STA, 29 November 2019 - The Velenje-based household appliances maker Gorenje, owned by the Chinese conglomerate Hisense, will finish 2019 in the red but hopes to return to profit next year. According to chief executive Lan Lin, this will require a change of mindset, and it will determine whether a TV production facility will be built in Velenje.
Gorenje last year posted a group net loss of EUR 37.7 million, and chief managing director Lin, who is also the chairman of Hisense International, expects it to be in the red at the end of this year as well.
While refusing to reveal any figures, he said Gorenje's business was worst at the beginning of the year but was improving recently due to measures to improve efficiency.
"The first quarter was very bad. In March, things started changing, and a turnaround occurred in May, then July and August were worse because of collective leave, and we were profitable again in September and October," he said.
According to Lin, Gorenje is doing well in Eastern Europe, while in western Europe, especially in Germany, it is considered a low-end brand. "We wish to change that next year. We must raise quality, and our key goal is to raise the prices Gorenje is getting on the market by at least 10%."
Revenue is expected to rise by 5.5% this year and by at least 10% next year.
Western Europe will be crucial, and Gorenje will also start selling in its network Hisense's products such as TV sets, smartphones, air conditioning and refrigerators on European markets and the Commonwealth of Independent States.
Meanwhile, Hisense will start marketing Gorenje and its Asko brand in the Hisense's sales network across Europe and overseas.
A major boost to the group's revenue is expected to be provided by the Chinese market, where Gorenje and Asko are well received. The premium brands Asko and Atag are on sale in more than 200 partner stores.
Lin expects the group to return to profit next year. "We are counting on some EUR 15 million in profit," he said, adding that the group's problems had been detected and would be tackled "step by step".
One of the measures will be to rejig the workforce, with Lin noting that "every 100 production workers support 40 people in sales, marketing, legal and finance ... while the average in our industry is 20."
According to Lin, Gorenje's profitability is crucial for all future investments. Next year some EUR 45 million should be invested in the development of new products, tools and production lines. "If we don't do that, our products will no longer be competitive in five or ten years."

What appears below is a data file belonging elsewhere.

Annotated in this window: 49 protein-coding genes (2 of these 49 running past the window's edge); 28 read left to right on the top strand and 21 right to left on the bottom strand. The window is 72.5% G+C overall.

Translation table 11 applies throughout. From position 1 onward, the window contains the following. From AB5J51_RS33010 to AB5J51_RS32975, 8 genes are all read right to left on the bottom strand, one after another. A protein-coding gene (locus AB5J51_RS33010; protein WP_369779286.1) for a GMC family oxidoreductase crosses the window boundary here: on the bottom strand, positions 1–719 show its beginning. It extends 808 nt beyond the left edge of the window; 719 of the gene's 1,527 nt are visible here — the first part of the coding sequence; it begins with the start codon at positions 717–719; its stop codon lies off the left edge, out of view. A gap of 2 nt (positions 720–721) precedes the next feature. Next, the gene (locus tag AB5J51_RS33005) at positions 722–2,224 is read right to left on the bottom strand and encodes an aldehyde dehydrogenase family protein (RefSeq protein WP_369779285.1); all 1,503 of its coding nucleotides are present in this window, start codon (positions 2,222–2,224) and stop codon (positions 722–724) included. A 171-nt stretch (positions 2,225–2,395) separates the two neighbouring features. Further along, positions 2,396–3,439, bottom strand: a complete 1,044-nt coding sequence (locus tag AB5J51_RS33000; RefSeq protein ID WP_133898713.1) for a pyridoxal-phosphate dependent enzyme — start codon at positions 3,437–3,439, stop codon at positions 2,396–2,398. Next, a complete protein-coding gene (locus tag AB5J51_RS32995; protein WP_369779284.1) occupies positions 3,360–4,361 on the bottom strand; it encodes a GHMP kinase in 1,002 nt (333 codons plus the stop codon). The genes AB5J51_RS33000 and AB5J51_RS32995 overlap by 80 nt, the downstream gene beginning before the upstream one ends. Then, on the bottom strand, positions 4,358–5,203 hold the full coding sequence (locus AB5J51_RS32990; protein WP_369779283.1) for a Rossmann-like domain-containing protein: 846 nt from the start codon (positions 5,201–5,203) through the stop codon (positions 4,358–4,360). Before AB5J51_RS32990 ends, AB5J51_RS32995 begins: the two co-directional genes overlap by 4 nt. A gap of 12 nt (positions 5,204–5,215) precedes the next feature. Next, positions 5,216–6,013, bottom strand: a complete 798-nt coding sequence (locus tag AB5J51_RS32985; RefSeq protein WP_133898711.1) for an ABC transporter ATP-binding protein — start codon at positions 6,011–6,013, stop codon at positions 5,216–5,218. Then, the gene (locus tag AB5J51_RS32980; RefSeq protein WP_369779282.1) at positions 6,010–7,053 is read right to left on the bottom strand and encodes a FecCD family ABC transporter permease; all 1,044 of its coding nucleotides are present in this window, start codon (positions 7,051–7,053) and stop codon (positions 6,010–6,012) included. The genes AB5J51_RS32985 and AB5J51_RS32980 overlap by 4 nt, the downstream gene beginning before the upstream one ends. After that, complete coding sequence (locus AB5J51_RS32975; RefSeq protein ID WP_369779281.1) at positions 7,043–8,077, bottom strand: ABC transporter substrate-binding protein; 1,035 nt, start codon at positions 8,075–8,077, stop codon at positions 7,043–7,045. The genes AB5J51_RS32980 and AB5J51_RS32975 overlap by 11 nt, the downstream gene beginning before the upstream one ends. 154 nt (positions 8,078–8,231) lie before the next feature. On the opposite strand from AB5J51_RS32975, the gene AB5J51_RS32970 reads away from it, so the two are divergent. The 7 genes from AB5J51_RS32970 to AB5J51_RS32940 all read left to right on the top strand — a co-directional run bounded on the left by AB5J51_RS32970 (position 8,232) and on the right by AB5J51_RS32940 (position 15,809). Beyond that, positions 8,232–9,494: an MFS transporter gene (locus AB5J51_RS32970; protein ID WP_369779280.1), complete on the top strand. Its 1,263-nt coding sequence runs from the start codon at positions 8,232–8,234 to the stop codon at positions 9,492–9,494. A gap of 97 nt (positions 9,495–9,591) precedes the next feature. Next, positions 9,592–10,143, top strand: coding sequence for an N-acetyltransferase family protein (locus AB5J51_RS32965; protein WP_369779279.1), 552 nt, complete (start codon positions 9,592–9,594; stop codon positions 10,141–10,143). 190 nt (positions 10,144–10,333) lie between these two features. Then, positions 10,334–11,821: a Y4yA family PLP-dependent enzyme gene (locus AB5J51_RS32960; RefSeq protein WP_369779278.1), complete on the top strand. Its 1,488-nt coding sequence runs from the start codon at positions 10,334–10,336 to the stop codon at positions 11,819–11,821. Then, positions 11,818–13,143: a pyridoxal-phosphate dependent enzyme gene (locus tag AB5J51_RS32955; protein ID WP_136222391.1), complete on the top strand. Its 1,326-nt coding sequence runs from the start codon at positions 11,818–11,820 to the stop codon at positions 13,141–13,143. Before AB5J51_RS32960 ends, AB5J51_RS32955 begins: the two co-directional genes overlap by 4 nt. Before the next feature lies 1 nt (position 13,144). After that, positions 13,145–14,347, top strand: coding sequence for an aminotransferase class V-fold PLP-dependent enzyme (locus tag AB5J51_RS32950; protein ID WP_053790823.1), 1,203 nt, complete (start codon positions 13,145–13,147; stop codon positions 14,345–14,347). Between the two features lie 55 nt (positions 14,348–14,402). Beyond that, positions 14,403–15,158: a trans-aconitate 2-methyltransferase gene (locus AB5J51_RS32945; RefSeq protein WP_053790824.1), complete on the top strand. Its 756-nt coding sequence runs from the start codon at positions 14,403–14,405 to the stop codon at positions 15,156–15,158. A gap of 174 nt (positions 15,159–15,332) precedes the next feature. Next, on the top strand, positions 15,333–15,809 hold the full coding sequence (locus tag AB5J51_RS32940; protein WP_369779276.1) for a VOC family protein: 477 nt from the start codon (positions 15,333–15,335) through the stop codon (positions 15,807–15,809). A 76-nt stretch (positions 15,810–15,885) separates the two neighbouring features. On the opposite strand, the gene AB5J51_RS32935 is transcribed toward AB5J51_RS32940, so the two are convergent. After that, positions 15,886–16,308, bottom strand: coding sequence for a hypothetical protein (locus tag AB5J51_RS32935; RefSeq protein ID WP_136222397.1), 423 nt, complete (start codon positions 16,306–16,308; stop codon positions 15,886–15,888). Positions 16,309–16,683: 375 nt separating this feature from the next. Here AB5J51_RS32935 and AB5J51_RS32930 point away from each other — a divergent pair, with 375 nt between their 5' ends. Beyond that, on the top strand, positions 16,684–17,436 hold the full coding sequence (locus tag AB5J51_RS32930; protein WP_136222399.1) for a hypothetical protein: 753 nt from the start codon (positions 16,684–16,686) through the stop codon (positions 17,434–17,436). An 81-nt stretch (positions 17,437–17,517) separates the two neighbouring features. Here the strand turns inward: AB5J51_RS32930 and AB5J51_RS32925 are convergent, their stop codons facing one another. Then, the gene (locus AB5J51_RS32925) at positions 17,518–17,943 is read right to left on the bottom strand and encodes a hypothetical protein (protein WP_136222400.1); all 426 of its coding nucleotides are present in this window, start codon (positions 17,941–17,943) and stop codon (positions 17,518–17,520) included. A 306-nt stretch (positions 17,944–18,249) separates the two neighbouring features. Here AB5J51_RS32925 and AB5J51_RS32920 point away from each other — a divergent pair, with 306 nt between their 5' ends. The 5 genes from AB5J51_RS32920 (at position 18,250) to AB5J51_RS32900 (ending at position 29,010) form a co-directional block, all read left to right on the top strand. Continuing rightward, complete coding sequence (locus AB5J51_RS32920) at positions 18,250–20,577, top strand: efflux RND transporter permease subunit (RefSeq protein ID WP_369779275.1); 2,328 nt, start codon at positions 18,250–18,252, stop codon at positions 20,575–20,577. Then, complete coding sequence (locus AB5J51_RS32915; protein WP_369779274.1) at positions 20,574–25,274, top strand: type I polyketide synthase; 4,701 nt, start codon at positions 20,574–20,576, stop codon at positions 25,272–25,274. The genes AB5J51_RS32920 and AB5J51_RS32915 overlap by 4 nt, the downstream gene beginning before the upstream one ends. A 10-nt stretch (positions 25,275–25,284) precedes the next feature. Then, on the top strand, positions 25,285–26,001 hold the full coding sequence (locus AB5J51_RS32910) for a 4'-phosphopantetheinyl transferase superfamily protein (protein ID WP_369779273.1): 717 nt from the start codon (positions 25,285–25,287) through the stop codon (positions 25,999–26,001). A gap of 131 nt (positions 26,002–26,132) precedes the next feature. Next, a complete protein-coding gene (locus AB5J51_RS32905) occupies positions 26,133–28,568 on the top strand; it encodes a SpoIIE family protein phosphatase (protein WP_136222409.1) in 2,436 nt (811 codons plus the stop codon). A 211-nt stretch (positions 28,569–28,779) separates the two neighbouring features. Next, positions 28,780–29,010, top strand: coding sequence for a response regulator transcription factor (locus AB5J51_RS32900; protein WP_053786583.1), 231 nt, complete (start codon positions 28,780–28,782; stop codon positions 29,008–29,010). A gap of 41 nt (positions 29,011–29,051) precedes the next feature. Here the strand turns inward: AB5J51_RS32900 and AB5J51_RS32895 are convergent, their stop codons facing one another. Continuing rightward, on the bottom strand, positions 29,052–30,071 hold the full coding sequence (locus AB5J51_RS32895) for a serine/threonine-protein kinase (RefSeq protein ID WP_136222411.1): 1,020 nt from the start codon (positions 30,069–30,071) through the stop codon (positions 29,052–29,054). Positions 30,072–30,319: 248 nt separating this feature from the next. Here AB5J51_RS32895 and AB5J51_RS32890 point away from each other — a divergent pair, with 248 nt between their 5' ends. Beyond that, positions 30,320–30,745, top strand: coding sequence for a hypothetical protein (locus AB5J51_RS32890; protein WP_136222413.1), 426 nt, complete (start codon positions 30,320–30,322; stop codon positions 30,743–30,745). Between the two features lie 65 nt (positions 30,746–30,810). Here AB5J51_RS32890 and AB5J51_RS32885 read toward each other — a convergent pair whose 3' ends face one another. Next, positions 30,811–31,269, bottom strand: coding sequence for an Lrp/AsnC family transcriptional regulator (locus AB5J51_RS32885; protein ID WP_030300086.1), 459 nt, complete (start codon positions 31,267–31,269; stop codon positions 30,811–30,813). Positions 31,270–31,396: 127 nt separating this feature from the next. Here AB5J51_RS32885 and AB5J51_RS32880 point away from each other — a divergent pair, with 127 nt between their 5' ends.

The group's efficiency is also to be boosted through the separation of production in Velenje from administration, which is to relocate to Ljubljana as Hisense Gorenje Europe. "We must become leaner and integrate into Hisense."
Lin thinks Ljubljana will be a better location for attracting talent from all over Europe and is also more appropriate for meetings.
Gorenje also to plans to build a new TV manufacturing plant in Velenje that would employ 1,000 workers but this will depend on the business results, Lin warned.
The plans for the factory are ready but shareholders have put the project on hold because they want efficiency improvements first, he explained. "If all goes according to plan we will definitely realise this project."
Lin thinks the government will provide a financial incentive for the project but said it would not be substantial and noted that companies should not rely too much on government support.
He also revealed that through Asko, talks were under way for the takeover of German TV manufacturer Loewe and that the outcome of the talks should be known in the next few days.
If the takeover is carried out, the TVs would be produced in Velenje.
Asked why Gorenje is reducing its labour force if a new factory is planned, Lin said they were laying off people whom they did not need at the moment.
He would like the work for 100 people to be conducted by 80 people in the future, and they would receive extra pay for the extra workload, while the rest would work at the TV factory.
The Gorenje management is also in regular contact with trade unions, he said, adding that it had proposed a new round of talks only a few days ago. The open issues include a pay raise and the payment of a Christmas bonus.
The group plans to continue selling non-core assets, including some profitable companies, he said.
Hisense remains one of the main UEFA sponsors and next year Gorenje will be promoted at the European Football Championship in what will be its first promotion at such a level, Lin said.
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